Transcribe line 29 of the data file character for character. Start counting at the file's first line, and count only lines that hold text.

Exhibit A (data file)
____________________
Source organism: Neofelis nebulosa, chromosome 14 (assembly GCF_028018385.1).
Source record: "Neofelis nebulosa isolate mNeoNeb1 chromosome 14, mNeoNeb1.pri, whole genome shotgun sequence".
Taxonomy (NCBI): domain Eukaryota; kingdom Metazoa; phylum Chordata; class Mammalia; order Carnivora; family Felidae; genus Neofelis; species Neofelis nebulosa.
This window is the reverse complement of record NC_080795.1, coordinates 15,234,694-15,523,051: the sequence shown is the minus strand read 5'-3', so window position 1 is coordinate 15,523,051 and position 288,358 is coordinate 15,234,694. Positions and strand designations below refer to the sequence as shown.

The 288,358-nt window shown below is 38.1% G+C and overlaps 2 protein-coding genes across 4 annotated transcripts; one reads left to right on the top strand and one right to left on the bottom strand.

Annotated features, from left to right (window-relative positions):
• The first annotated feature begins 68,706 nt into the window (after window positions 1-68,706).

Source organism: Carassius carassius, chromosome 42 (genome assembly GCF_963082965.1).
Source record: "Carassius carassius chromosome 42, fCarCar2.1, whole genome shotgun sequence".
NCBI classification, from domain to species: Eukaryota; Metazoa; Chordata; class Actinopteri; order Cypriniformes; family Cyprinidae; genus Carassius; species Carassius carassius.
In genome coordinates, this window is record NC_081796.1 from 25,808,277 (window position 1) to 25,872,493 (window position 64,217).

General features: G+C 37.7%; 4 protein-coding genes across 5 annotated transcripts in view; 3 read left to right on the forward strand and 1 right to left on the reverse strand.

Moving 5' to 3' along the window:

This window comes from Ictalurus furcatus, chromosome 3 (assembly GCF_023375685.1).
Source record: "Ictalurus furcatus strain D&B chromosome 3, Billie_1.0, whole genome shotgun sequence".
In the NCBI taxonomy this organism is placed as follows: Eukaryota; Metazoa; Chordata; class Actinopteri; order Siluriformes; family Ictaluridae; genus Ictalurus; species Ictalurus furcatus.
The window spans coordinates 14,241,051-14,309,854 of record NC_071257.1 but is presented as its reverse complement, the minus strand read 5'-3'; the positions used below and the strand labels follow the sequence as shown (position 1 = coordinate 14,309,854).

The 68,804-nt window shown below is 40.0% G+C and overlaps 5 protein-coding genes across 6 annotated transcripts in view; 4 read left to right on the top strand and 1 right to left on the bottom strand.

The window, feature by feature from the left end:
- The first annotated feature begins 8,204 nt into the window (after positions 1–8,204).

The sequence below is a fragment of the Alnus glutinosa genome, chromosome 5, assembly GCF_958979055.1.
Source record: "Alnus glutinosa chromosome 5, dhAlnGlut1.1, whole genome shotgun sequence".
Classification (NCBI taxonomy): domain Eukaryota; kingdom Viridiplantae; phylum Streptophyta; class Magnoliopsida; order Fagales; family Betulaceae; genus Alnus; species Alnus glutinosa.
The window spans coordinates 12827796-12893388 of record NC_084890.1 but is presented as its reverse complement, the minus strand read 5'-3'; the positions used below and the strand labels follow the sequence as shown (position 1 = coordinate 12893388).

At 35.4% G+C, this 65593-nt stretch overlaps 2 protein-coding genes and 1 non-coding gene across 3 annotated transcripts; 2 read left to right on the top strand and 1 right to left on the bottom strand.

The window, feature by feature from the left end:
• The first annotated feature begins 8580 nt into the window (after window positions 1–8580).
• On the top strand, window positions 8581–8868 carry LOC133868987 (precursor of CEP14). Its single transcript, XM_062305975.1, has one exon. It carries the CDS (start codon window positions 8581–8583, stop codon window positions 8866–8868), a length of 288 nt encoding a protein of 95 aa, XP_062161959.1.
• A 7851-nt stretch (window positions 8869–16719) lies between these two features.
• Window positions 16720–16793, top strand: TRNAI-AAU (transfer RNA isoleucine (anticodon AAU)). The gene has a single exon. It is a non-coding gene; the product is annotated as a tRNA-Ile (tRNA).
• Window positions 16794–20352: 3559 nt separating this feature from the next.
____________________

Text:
• A 7851-nt stretch (window positions 8869–16719) lies between these two features.